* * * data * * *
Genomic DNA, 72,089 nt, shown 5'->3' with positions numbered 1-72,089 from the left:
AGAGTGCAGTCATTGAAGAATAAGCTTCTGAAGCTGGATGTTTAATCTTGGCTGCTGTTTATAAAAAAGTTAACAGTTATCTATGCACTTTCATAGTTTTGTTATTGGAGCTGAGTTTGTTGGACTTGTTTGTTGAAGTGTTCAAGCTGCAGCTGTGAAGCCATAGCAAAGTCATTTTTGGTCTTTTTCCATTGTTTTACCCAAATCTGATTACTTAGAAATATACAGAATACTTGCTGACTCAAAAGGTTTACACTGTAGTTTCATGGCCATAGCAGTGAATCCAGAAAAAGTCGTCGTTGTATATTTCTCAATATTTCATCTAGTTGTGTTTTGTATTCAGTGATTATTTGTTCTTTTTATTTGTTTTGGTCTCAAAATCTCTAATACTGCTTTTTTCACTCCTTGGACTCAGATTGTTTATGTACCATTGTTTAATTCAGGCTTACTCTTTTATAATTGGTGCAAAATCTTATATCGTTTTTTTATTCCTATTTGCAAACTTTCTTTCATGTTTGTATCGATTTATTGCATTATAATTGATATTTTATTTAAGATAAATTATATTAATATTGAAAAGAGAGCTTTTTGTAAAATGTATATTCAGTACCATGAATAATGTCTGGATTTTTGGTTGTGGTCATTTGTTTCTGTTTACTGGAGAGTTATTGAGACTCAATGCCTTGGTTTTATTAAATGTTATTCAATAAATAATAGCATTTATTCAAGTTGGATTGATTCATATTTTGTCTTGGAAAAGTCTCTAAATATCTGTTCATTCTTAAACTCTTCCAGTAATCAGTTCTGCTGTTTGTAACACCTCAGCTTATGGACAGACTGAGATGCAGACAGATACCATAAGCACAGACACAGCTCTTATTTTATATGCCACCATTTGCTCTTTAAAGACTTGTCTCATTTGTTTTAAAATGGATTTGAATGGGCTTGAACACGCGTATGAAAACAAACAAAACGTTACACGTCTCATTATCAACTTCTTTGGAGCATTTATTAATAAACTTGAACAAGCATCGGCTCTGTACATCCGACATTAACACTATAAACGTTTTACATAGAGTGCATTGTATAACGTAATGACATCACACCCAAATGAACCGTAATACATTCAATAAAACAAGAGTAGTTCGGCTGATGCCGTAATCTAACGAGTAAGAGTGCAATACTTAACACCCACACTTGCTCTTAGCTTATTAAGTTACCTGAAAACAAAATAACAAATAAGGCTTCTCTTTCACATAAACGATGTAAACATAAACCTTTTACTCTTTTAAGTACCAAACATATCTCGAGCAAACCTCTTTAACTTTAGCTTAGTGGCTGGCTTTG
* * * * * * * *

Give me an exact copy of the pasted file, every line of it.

Genomic DNA, 72,089 nt, shown 5'->3' with positions numbered 1-72,089 from the left:
AGAGTGCAGTCATTGAAGAATAAGCTTCTGAAGCTGGATGTTTAATCTTGGCTGCTGTTTATAAAAAAGTTAACAGTTATCTATGCACTTTCATAGTTTTGTTATTGGAGCTGAGTTTGTTGGACTTGTTTGTTGAAGTGTTCAAGCTGCAGCTGTGAAGCCATAGCAAAGTCATTTTTGGTCTTTTTCCATTGTTTTACCCAAATCTGATTACTTAGAAATATACAGAATACTTGCTGACTCAAAAGGTTTACACTGTAGTTTCATGGCCATAGCAGTGAATCCAGAAAAAGTCGTCGTTGTATATTTCTCAATATTTCATCTAGTTGTGTTTTGTATTCAGTGATTATTTGTTCTTTTTATTTGTTTTGGTCTCAAAATCTCTAATACTGCTTTTTTCACTCCTTGGACTCAGATTGTTTATGTACCATTGTTTAATTCAGGCTTACTCTTTTATAATTGGTGCAAAATCTTATATCGTTTTTTTATTCCTATTTGCAAACTTTCTTTCATGTTTGTATCGATTTATTGCATTATAATTGATATTTTATTTAAGATAAATTATATTAATATTGAAAAGAGAGCTTTTTGTAAAATGTATATTCAGTACCATGAATAATGTCTGGATTTTTGGTTGTGGTCATTTGTTTCTGTTTACTGGAGAGTTATTGAGACTCAATGCCTTGGTTTTATTAAATGTTATTCAATAAATAATAGCATTTATTCAAGTTGGATTGATTCATATTTTGTCTTGGAAAAGTCTCTAAATATCTGTTCATTCTTAAACTCTTCCAGTAATCAGTTCTGCTGTTTGTAACACCTCAGCTTATGGACAGACTGAGATGCAGACAGATACCATAAGCACAGACACAGCTCTTATTTTATATGCCACCATTTGCTCTTTAAAGACTTGTCTCATTTGTTTTAAAATGGATTTGAATGGGCTTGAACACGCGTATGAAAACAAACAAAACGTTACACGTCTCATTATCAACTTCTTTGGAGCATTTATTAATAAACTTGAACAAGCATCGGCTCTGTACATCCGACATTAACACTATAAACGTTTTACATAGAGTGCATTGTATAACGTAATGACATCACACCCAAATGAACCGTAATACATTCAATAAAACAAGAGTAGTTCGGCTGATGCCGTAATCTAACGAGTAAGAGTGCAATACTTAACACCCACACTTGCTCTTAGCTTATTAAGTTACCTGAAAACAAAATAACAAATAAGGCTTCTCTTTCACATAAACGATGTAAACATAAACCTTTTACTCTTTTAAGTACCAAACATATCTCGAGCAAACCTCTTTAACTTTAGCTTAGTGGCTGGCTTTG